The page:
An exhibition of two remarkable portraits of famous men lent by the American Philosophical Society in Philadelphia: an oil on canvas representing Benjamin Franklin painted by Jean-Baptiste Greuze in 1777, and a marble bust of Nicolas de Condorcet executed by Jean-Antoine Houdon in 1785. Also on view was a small group of letters, manuscripts, and eighteenth-century publications relating to the history of the two portraits and the relations between the American statesman and the mathematician, philosopher, and revolutionary.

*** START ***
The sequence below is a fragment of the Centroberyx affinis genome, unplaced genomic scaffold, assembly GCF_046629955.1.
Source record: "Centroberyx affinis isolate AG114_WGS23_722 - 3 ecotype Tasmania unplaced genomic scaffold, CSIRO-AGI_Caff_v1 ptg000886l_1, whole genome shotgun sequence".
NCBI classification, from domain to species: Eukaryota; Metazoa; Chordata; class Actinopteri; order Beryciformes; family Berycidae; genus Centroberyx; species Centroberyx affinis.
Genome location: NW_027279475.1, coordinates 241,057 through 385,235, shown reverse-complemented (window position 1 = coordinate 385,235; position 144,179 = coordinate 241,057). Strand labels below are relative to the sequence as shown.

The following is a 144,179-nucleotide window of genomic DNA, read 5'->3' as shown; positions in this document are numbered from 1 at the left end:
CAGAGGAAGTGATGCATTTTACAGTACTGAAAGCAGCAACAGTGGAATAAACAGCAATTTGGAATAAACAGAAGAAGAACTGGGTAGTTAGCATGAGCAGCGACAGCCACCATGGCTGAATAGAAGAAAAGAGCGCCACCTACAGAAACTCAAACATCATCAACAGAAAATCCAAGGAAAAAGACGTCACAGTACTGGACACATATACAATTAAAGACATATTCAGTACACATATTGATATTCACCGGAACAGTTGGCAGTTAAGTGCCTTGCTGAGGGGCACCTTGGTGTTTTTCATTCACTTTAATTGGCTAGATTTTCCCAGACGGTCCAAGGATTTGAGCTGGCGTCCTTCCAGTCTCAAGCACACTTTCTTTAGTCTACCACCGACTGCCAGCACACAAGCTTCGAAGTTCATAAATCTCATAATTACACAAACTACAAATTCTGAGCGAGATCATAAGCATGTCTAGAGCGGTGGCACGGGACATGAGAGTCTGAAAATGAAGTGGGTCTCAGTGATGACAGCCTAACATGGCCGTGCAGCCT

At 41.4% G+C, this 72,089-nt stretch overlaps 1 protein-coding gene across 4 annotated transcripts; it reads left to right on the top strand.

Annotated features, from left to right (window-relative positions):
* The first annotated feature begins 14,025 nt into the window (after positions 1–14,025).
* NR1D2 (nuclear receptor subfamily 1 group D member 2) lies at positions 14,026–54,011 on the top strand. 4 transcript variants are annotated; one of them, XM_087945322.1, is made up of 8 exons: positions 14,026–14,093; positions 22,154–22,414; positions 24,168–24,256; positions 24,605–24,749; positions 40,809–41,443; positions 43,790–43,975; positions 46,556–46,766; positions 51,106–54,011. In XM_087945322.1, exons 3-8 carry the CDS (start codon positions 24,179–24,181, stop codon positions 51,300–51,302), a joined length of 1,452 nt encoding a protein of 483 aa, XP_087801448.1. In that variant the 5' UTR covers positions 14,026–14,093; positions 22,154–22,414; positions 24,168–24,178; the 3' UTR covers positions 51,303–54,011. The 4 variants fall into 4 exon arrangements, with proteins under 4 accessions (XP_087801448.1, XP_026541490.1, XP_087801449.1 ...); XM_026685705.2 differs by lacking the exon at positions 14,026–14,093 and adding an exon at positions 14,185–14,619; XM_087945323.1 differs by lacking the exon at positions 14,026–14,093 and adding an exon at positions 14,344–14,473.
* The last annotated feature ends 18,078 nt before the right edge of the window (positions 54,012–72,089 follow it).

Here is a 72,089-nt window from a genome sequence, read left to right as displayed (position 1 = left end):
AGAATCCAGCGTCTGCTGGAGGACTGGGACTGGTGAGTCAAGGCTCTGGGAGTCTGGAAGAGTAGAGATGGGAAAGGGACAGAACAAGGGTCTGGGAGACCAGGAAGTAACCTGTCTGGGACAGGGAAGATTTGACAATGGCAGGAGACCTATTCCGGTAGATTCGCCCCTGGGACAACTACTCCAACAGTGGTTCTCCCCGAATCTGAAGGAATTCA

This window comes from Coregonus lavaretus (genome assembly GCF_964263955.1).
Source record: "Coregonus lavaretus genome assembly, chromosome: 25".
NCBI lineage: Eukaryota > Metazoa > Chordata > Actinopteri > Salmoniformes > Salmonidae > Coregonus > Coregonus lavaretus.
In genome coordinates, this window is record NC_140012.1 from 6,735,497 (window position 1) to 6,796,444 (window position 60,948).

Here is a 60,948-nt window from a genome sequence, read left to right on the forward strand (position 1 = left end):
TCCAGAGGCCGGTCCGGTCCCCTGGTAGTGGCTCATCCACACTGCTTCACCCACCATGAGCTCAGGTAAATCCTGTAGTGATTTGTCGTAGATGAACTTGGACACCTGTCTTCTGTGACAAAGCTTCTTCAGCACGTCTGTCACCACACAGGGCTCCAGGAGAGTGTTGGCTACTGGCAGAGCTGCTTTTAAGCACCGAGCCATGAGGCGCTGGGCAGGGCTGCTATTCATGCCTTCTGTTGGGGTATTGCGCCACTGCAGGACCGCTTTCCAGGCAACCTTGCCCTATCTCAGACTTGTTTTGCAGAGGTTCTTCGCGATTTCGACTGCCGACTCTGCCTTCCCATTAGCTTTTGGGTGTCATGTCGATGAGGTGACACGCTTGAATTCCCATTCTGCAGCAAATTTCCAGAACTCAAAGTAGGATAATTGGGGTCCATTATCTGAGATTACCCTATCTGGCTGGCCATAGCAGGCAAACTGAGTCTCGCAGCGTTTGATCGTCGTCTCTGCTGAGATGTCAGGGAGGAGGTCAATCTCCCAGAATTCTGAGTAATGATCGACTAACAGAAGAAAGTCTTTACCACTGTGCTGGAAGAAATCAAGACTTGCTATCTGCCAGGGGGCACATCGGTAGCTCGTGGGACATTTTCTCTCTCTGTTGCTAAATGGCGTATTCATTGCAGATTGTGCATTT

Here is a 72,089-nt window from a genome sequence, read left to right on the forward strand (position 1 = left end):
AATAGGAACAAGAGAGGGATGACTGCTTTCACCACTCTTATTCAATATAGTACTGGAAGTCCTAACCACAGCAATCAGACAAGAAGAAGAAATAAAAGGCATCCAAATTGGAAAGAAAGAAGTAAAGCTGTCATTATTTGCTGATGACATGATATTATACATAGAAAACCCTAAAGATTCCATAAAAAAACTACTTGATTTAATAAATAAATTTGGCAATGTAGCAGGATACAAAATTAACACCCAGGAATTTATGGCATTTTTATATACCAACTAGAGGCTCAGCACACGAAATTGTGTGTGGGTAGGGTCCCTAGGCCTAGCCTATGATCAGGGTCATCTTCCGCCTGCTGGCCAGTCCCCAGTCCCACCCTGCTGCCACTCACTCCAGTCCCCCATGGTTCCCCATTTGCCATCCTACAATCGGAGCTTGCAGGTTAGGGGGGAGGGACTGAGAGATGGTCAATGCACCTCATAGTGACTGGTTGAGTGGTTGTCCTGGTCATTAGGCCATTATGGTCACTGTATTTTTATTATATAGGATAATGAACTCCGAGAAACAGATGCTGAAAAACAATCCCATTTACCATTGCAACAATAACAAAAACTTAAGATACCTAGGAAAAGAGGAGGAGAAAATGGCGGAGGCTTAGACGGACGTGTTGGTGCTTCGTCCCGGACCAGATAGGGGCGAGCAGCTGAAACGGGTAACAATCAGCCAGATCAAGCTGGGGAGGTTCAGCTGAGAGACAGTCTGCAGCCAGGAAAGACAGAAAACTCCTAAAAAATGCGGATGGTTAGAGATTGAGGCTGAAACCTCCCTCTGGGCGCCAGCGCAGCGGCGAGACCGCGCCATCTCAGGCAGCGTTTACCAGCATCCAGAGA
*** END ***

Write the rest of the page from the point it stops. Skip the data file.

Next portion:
A small exhibition focused on a pair of pastel portraits by Jean-Baptiste Greuze (1725–1805) that had recently been acquired by the museum: Baptiste Aîné and Madame Baptiste Aîné. Executed in Paris in the early 1790s, these dramatic images of a famous actor and his wife belong to an impressive series of portraits that Greuze painted and drew during the turbulent years of the French Revolution.
This exhibition was the first devoted exclusively to the drawings of Jean-Baptiste Greuze (1725–1805), the remarkable eighteenth-century French painter and draftsman.